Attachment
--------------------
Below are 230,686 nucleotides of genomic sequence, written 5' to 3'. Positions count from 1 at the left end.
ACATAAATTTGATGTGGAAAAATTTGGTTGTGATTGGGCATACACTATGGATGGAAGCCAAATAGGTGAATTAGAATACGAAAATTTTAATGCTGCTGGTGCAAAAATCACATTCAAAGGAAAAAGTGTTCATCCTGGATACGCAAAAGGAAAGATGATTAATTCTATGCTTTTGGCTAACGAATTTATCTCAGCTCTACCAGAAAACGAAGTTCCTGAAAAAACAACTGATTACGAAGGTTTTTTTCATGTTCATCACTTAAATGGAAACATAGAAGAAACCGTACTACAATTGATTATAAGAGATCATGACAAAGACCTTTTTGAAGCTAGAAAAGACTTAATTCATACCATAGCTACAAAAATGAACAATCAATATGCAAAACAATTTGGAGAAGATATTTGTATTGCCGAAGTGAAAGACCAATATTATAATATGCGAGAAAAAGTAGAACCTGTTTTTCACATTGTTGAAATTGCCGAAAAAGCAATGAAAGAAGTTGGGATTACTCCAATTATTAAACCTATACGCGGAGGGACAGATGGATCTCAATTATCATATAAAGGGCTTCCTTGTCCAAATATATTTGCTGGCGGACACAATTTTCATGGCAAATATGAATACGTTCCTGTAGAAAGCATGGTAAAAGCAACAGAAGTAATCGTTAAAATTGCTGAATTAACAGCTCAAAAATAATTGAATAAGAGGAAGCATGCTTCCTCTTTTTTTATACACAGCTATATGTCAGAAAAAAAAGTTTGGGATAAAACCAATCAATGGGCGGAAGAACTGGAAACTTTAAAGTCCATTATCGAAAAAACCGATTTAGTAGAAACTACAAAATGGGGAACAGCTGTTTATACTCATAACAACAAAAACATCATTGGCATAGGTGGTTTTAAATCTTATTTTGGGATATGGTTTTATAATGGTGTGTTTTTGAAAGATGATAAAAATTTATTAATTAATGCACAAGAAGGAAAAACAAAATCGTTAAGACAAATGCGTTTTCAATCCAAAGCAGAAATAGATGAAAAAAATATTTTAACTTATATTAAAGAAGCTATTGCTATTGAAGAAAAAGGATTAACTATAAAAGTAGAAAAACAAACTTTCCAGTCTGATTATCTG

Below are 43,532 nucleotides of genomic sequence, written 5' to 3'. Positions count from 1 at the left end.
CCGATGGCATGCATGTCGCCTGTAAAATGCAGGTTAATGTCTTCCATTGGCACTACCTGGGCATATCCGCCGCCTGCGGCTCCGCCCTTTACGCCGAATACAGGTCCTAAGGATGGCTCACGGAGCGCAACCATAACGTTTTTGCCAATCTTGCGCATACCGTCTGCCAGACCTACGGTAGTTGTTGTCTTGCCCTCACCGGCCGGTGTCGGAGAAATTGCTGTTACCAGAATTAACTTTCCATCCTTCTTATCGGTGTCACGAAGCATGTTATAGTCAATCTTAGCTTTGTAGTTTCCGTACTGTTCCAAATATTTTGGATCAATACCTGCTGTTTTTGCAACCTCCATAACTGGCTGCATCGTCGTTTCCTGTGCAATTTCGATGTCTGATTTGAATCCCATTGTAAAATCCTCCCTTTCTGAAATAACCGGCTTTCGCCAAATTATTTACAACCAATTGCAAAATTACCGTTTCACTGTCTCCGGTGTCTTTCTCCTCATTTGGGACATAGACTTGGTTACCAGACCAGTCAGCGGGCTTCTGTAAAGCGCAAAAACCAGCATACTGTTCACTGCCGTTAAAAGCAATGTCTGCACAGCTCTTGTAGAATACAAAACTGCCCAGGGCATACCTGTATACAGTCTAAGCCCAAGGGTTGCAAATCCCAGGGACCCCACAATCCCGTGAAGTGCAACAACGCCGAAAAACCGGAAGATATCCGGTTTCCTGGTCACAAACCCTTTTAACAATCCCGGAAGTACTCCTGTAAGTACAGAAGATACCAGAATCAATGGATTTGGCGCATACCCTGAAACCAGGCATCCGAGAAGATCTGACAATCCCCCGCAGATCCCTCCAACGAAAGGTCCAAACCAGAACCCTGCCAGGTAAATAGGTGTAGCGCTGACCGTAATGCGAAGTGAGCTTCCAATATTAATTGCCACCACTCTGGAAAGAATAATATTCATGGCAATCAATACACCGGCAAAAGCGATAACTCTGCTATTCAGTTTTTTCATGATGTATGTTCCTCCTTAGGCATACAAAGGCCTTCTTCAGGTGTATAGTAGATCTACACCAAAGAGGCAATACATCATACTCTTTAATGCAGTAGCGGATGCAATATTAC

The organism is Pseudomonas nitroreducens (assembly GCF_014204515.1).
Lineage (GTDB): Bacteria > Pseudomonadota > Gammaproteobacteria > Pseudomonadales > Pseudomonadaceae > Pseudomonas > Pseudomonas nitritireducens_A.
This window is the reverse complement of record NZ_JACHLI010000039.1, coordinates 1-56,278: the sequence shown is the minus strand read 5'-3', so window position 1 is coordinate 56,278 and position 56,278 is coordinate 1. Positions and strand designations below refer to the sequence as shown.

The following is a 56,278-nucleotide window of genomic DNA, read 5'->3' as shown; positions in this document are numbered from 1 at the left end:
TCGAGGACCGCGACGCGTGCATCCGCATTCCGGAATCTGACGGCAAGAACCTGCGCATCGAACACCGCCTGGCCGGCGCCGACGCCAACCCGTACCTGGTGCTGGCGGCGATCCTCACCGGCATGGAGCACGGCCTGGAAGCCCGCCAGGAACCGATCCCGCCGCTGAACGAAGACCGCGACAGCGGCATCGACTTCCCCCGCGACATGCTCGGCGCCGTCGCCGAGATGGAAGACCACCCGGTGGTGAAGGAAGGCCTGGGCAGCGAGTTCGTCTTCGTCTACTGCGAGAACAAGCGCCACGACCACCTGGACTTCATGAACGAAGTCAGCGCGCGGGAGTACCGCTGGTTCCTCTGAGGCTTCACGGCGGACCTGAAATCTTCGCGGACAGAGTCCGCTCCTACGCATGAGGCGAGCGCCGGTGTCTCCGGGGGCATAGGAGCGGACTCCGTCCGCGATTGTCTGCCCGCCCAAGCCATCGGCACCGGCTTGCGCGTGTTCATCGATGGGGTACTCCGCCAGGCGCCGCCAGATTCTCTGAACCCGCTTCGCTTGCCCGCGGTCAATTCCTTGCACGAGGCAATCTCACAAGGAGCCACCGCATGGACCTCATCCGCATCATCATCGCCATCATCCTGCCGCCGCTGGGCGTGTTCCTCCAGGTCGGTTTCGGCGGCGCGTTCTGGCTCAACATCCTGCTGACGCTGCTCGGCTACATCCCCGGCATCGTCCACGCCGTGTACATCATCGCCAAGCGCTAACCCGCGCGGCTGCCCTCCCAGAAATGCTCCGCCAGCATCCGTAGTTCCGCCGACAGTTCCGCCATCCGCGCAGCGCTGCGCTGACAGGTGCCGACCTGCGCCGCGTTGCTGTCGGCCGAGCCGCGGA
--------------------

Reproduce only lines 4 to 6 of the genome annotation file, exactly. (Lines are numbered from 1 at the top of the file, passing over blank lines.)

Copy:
CCGATGGCATGCATGTCGCCTGTAAAATGCAGGTTAATGTCTTCCATTGGCACTACCTGGGCATATCCGCCGCCTGCGGCTCCGCCCTTTACGCCGAATACAGGTCCTAAGGATGGCTCACGGAGCGCAACCATAACGTTTTTGCCAATCTTGCGCATACCGTCTGCCAGACCTACGGTAGTTGTTGTCTTGCCCTCACCGGCCGGTGTCGGAGAAATTGCTGTTACCAGAATTAACTTTCCATCCTTCTTATCGGTGTCACGAAGCATGTTATAGTCAATCTTAGCTTTGTAGTTTCCGTACTGTTCCAAATATTTTGGATCAATACCTGCTGTTTTTGCAACCTCCATAACTGGCTGCATCGTCGTTTCCTGTGCAATTTCGATGTCTGATTTGAATCCCATTGTAAAATCCTCCCTTTCTGAAATAACCGGCTTTCGCCAAATTATTTACAACCAATTGCAAAATTACCGTTTCACTGTCTCCGGTGTCTTTCTCCTCATTTGGGACATAGACTTGGTTACCAGACCAGTCAGCGGGCTTCTGTAAAGCGCAAAAACCAGCATACTGTTCACTGCCGTTAAAAGCAATGTCTGCACAGCTCTTGTAGAATACAAAACTGCCCAGGGCATACCTGTATACAGTCTAAGCCCAAGGGTTGCAAATCCCAGGGACCCCACAATCCCGTGAAGTGCAACAACGCCGAAAAACCGGAAGATATCCGGTTTCCTGGTCACAAACCCTTTTAACAATCCCGGAAGTACTCCTGTAAGTACAGAAGATACCAGAATCAATGGATTTGGCGCATACCCTGAAACCAGGCATCCGAGAAGATCTGACAATCCCCCGCAGATCCCTCCAACGAAAGGTCCAAACCAGAACCCTGCCAGGTAAATAGGTGTAGCGCTGACCGTAATGCGAAGTGAGCTTCCAATATTAATTGCCACCACTCTGGAAAGAATAATATTCATGGCAATCAATACACCGGCAAAAGCGATAACTCTGCTATTCAGTTTTTTCATGATGTATGTTCCTCCTTAGGCATACAAAGGCCTTCTTCAGGTGTATAGTAGATCTACACCAAAGAGGCAATACATCATACTCTTTAATGCAGTAGCGGATGCAATATTAC

The organism is Pseudomonas nitroreducens (assembly GCF_014204515.1).
Lineage (GTDB): Bacteria > Pseudomonadota > Gammaproteobacteria > Pseudomonadales > Pseudomonadaceae > Pseudomonas > Pseudomonas nitritireducens_A.